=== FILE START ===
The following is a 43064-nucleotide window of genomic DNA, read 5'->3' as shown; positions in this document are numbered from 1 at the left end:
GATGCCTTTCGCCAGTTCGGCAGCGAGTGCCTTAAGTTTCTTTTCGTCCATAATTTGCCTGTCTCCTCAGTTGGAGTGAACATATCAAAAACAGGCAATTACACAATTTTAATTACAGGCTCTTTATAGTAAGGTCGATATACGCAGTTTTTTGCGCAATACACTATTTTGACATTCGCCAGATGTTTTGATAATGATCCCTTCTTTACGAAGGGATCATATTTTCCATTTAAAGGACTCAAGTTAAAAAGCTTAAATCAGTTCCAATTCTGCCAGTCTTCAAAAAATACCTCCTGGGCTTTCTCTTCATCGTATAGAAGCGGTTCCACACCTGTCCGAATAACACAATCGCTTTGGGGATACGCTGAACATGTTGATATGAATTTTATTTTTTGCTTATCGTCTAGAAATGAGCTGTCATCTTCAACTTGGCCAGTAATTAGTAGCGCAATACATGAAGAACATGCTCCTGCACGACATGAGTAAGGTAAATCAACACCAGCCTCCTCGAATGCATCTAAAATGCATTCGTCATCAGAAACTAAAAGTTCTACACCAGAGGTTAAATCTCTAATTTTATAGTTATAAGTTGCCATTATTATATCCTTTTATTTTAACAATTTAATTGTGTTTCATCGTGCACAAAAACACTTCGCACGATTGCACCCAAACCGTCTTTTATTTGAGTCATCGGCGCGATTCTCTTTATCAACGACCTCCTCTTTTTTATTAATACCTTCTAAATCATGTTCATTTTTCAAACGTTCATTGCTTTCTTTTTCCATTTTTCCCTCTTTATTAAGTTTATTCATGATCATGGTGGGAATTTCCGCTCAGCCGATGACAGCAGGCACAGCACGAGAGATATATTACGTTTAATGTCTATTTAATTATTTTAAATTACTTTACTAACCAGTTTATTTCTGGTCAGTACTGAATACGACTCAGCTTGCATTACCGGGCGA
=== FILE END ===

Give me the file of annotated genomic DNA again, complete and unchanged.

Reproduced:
The following is a 43064-nucleotide window of genomic DNA, read 5'->3' as shown; positions in this document are numbered from 1 at the left end:
GATGCCTTTCGCCAGTTCGGCAGCGAGTGCCTTAAGTTTCTTTTCGTCCATAATTTGCCTGTCTCCTCAGTTGGAGTGAACATATCAAAAACAGGCAATTACACAATTTTAATTACAGGCTCTTTATAGTAAGGTCGATATACGCAGTTTTTTGCGCAATACACTATTTTGACATTCGCCAGATGTTTTGATAATGATCCCTTCTTTACGAAGGGATCATATTTTCCATTTAAAGGACTCAAGTTAAAAAGCTTAAATCAGTTCCAATTCTGCCAGTCTTCAAAAAATACCTCCTGGGCTTTCTCTTCATCGTATAGAAGCGGTTCCACACCTGTCCGAATAACACAATCGCTTTGGGGATACGCTGAACATGTTGATATGAATTTTATTTTTTGCTTATCGTCTAGAAATGAGCTGTCATCTTCAACTTGGCCAGTAATTAGTAGCGCAATACATGAAGAACATGCTCCTGCACGACATGAGTAAGGTAAATCAACACCAGCCTCCTCGAATGCATCTAAAATGCATTCGTCATCAGAAACTAAAAGTTCTACACCAGAGGTTAAATCTCTAATTTTATAGTTATAAGTTGCCATTATTATATCCTTTTATTTTAACAATTTAATTGTGTTTCATCGTGCACAAAAACACTTCGCACGATTGCACCCAAACCGTCTTTTATTTGAGTCATCGGCGCGATTCTCTTTATCAACGACCTCCTCTTTTTTATTAATACCTTCTAAATCATGTTCATTTTTCAAACGTTCATTGCTTTCTTTTTCCATTTTTCCCTCTTTATTAAGTTTATTCATGATCATGGTGGGAATTTCCGCTCAGCCGATGACAGCAGGCACAGCACGAGAGATATATTACGTTTAATGTCTATTTAATTATTTTAAATTACTTTACTAACCAGTTTATTTCTGGTCAGTACTGAATACGACTCAGCTTGCATTACCGGGCGA